Consumer Purchasing:
Investments & Retirement
to
here
there
How do you get from
Taxes
and
Financial Planning

Exceptions
Is a deduction from AGI for yourself, your spouse,and qualified dependents
You can deduct $3,950.00 for each exemption you claim in 2014
(www.irs.gov/publications/p501)
Example: Taxable Income
1. Gross income
(wages, profits,dividends, interes, other income)
$74,670.00
2. LESS: Adjustments to income (retirement plan contributions)
$ 4,600.00
3. EQUALS: Adjusted Gross Income (AGI)
$70,070.00
4. LESS: Standard or Itemized Deductions & Exemptions
$13,450.00
$14,600.00
5. EQUALS: TAXABLE INCOME
$42,020.00
The basis for computing the amount of taxes you owe.
Don't have excessive withholding
Don't use refund for impulse purchases
Don't leave the amount of refund in checking acct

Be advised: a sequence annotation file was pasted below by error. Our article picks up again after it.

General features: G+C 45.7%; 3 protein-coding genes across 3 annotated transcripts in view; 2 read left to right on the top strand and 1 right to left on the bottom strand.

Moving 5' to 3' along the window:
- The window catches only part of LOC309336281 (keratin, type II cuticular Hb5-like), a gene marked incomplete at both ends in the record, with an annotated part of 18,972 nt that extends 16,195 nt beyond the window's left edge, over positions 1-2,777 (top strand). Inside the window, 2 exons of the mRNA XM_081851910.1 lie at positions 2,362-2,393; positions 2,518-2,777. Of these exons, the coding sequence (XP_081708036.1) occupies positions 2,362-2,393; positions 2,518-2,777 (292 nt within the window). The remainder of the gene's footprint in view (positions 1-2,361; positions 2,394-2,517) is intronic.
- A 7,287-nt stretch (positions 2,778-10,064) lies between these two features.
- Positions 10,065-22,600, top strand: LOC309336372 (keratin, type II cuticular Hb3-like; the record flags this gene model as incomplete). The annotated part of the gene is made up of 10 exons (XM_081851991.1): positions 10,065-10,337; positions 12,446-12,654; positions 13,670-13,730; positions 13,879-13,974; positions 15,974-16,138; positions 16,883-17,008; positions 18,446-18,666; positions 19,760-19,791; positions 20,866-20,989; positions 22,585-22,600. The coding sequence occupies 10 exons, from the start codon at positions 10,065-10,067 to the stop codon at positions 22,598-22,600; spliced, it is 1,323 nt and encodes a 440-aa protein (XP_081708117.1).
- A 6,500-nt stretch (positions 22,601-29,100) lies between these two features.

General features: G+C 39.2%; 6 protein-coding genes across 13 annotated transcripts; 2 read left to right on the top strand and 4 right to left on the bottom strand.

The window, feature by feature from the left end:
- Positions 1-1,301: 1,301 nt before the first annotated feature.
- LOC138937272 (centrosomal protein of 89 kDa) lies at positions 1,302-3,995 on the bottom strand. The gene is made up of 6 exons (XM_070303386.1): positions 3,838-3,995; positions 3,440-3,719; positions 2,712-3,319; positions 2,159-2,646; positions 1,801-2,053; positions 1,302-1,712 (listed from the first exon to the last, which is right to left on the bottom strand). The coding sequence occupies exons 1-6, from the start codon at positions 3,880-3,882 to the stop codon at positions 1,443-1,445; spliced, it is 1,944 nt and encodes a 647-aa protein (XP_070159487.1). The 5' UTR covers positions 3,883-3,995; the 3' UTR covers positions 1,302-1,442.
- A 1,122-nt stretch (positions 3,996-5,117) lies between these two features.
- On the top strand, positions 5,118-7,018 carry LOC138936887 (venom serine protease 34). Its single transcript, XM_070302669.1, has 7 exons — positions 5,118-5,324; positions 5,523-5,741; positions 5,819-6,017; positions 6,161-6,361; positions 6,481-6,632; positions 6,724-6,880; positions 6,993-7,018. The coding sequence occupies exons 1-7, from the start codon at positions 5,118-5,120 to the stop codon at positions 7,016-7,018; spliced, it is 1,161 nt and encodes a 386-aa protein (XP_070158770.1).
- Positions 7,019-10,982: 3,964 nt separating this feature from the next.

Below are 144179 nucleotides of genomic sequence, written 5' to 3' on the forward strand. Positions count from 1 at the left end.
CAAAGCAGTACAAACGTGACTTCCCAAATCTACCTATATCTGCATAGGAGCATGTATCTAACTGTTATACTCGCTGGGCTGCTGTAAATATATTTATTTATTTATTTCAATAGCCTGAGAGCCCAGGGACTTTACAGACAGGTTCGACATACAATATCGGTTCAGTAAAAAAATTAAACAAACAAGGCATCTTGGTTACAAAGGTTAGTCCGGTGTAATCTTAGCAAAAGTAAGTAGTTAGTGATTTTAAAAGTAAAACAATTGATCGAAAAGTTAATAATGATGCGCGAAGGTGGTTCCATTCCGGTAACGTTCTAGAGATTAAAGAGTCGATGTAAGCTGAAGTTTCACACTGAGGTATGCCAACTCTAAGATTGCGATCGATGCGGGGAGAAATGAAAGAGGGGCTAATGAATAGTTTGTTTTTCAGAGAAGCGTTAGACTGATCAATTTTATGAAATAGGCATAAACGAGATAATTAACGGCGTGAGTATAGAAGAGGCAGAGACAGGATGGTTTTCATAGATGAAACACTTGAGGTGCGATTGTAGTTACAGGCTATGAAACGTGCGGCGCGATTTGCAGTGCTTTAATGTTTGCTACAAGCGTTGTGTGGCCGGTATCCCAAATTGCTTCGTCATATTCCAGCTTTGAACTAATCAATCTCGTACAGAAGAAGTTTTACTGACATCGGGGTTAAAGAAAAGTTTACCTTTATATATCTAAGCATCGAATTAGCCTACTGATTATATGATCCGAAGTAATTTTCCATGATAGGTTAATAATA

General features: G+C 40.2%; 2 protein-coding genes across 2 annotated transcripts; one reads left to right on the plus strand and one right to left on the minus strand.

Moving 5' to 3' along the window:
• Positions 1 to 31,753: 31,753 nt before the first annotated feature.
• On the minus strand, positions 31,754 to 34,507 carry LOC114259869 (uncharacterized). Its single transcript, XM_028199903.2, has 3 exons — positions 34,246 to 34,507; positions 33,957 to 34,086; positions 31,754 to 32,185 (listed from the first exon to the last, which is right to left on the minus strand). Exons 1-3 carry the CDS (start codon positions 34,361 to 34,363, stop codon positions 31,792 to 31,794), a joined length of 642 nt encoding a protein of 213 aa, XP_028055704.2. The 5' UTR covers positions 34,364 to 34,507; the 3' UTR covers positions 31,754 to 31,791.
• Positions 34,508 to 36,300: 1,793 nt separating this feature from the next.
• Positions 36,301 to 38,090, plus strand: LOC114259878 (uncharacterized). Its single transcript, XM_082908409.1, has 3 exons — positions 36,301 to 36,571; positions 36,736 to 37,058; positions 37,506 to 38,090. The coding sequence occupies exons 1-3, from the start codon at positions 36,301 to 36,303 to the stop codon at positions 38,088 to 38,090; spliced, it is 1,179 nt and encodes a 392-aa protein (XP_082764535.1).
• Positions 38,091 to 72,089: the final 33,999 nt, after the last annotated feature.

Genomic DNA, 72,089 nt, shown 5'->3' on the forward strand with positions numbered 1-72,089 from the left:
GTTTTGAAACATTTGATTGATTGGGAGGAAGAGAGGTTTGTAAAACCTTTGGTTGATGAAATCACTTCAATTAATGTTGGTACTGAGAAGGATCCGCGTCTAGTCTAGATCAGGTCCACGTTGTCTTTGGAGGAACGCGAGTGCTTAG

Place money in savings acct.
Use it to pay credit card debt
Make contributions to retirement accts.
May be required to make payments during the year (every three months). Underpayment or failure to pay these estimated payments can result in
penalties and interest charges.
W2 or 1099, most people are required to file their Federal Tax Return each April 15th. If not able to file on time you can use Form 4868 to obtain a six month extension. Tax liability must be paid however on or before April 15th.
If single and under 65: if you earn $10,000 or more
Single: never married, divorced, or legally separated with no dependents.
Married filing jointly: combines income of husband and wife
Married filing separately: each spouse is responsible for his or her own tax.
Head of Household: unmarried individual or a surviving spouse (paying for more than half the costs) for a child or dependent relative.
Qualifying Widow or widower: an individual whose spouse died within the past two years and who has a dependent.